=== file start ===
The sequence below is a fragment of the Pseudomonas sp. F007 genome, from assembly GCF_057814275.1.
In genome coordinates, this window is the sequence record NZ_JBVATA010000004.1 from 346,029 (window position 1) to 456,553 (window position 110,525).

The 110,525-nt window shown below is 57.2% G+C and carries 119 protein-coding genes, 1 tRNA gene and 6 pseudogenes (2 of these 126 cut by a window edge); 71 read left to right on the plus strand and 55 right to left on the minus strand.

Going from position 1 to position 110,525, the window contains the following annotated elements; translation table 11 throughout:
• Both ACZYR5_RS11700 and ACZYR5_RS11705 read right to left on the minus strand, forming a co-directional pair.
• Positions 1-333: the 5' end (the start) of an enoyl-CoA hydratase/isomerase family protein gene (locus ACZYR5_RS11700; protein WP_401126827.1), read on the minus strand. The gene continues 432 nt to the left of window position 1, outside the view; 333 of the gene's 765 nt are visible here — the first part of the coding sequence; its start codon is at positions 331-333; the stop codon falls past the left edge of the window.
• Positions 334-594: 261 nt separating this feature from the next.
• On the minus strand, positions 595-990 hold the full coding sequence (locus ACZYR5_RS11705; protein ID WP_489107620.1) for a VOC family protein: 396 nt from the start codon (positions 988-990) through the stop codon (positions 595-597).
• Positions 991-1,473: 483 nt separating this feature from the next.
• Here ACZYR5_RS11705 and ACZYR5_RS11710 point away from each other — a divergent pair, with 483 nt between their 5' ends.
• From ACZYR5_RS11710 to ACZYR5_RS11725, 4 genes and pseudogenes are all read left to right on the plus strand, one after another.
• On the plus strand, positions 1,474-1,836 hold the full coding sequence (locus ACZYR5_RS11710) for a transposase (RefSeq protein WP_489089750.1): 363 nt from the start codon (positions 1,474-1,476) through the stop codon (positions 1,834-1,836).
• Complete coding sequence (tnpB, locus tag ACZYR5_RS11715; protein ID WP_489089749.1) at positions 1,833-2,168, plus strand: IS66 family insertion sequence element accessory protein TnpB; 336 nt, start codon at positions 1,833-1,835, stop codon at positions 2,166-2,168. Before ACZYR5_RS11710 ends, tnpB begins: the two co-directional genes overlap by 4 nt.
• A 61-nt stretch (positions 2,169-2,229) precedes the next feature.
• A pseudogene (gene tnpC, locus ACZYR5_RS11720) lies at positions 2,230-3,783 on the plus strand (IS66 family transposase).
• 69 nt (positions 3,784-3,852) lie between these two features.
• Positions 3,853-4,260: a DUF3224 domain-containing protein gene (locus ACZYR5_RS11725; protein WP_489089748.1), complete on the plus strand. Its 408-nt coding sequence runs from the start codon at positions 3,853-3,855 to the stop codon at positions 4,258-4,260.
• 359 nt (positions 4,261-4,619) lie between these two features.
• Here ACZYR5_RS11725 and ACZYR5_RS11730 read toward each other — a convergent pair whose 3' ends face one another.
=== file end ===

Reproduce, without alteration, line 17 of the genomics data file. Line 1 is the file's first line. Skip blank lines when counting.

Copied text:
• Positions 3,853-4,260: a DUF3224 domain-containing protein gene (locus ACZYR5_RS11725; protein WP_489089748.1), complete on the plus strand. Its 408-nt coding sequence runs from the start codon at positions 3,853-3,855 to the stop codon at positions 4,258-4,260.